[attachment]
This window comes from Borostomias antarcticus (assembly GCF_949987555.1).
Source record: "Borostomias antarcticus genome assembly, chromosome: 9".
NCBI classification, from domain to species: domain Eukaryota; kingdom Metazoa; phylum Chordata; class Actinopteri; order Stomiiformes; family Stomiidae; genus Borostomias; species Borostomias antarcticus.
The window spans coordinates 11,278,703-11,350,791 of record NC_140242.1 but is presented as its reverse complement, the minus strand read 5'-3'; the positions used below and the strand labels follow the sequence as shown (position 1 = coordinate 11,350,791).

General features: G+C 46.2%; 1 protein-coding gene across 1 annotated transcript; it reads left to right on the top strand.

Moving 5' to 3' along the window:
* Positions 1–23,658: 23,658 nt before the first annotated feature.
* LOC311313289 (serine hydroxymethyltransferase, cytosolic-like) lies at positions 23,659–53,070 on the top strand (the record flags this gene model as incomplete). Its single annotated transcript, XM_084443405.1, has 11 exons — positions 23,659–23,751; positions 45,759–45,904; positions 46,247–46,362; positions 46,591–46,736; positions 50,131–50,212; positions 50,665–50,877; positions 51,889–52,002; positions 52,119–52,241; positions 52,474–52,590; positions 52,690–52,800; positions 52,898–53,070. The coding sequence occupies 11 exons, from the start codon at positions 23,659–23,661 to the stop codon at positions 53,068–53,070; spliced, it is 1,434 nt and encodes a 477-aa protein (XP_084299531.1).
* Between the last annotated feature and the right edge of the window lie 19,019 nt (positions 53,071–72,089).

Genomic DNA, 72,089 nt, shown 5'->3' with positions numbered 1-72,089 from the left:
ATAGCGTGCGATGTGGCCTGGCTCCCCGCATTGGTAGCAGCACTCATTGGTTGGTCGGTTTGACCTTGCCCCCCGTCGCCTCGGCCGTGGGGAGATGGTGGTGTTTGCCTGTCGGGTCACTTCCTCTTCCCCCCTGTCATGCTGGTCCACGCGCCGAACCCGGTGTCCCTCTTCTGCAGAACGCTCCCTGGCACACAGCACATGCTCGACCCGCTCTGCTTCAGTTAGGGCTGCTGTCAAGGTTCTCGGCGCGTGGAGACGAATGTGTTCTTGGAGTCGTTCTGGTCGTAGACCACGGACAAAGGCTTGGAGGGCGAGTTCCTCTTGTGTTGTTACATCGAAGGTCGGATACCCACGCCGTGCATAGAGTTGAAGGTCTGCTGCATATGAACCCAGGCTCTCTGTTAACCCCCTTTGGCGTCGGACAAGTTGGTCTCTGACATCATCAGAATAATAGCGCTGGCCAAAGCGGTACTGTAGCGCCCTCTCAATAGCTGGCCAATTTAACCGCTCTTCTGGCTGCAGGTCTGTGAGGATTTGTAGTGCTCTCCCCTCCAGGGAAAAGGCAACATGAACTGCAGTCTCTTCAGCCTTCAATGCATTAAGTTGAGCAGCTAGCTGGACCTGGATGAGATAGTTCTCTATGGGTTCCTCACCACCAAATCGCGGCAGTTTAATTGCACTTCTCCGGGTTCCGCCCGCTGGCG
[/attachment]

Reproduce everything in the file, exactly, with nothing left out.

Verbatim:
This window comes from Borostomias antarcticus (assembly GCF_949987555.1).
Source record: "Borostomias antarcticus genome assembly, chromosome: 9".
NCBI classification, from domain to species: domain Eukaryota; kingdom Metazoa; phylum Chordata; class Actinopteri; order Stomiiformes; family Stomiidae; genus Borostomias; species Borostomias antarcticus.
The window spans coordinates 11,278,703-11,350,791 of record NC_140242.1 but is presented as its reverse complement, the minus strand read 5'-3'; the positions used below and the strand labels follow the sequence as shown (position 1 = coordinate 11,350,791).

General features: G+C 46.2%; 1 protein-coding gene across 1 annotated transcript; it reads left to right on the top strand.

Moving 5' to 3' along the window:
* Positions 1–23,658: 23,658 nt before the first annotated feature.
* LOC311313289 (serine hydroxymethyltransferase, cytosolic-like) lies at positions 23,659–53,070 on the top strand (the record flags this gene model as incomplete). Its single annotated transcript, XM_084443405.1, has 11 exons — positions 23,659–23,751; positions 45,759–45,904; positions 46,247–46,362; positions 46,591–46,736; positions 50,131–50,212; positions 50,665–50,877; positions 51,889–52,002; positions 52,119–52,241; positions 52,474–52,590; positions 52,690–52,800; positions 52,898–53,070. The coding sequence occupies 11 exons, from the start codon at positions 23,659–23,661 to the stop codon at positions 53,068–53,070; spliced, it is 1,434 nt and encodes a 477-aa protein (XP_084299531.1).
* Between the last annotated feature and the right edge of the window lie 19,019 nt (positions 53,071–72,089).

Genomic DNA, 72,089 nt, shown 5'->3' with positions numbered 1-72,089 from the left:
ATAGCGTGCGATGTGGCCTGGCTCCCCGCATTGGTAGCAGCACTCATTGGTTGGTCGGTTTGACCTTGCCCCCCGTCGCCTCGGCCGTGGGGAGATGGTGGTGTTTGCCTGTCGGGTCACTTCCTCTTCCCCCCTGTCATGCTGGTCCACGCGCCGAACCCGGTGTCCCTCTTCTGCAGAACGCTCCCTGGCACACAGCACATGCTCGACCCGCTCTGCTTCAGTTAGGGCTGCTGTCAAGGTTCTCGGCGCGTGGAGACGAATGTGTTCTTGGAGTCGTTCTGGTCGTAGACCACGGACAAAGGCTTGGAGGGCGAGTTCCTCTTGTGTTGTTACATCGAAGGTCGGATACCCACGCCGTGCATAGAGTTGAAGGTCTGCTGCATATGAACCCAGGCTCTCTGTTAACCCCCTTTGGCGTCGGACAAGTTGGTCTCTGACATCATCAGAATAATAGCGCTGGCCAAAGCGGTACTGTAGCGCCCTCTCAATAGCTGGCCAATTTAACCGCTCTTCTGGCTGCAGGTCTGTGAGGATTTGTAGTGCTCTCCCCTCCAGGGAAAAGGCAACATGAACTGCAGTCTCTTCAGCCTTCAATGCATTAAGTTGAGCAGCTAGCTGGACCTGGATGAGATAGTTCTCTATGGGTTCCTCACCACCAAATCGCGGCAGTTTAATTGCACTTCTCCGGGTTCCGCCCGCTGGCG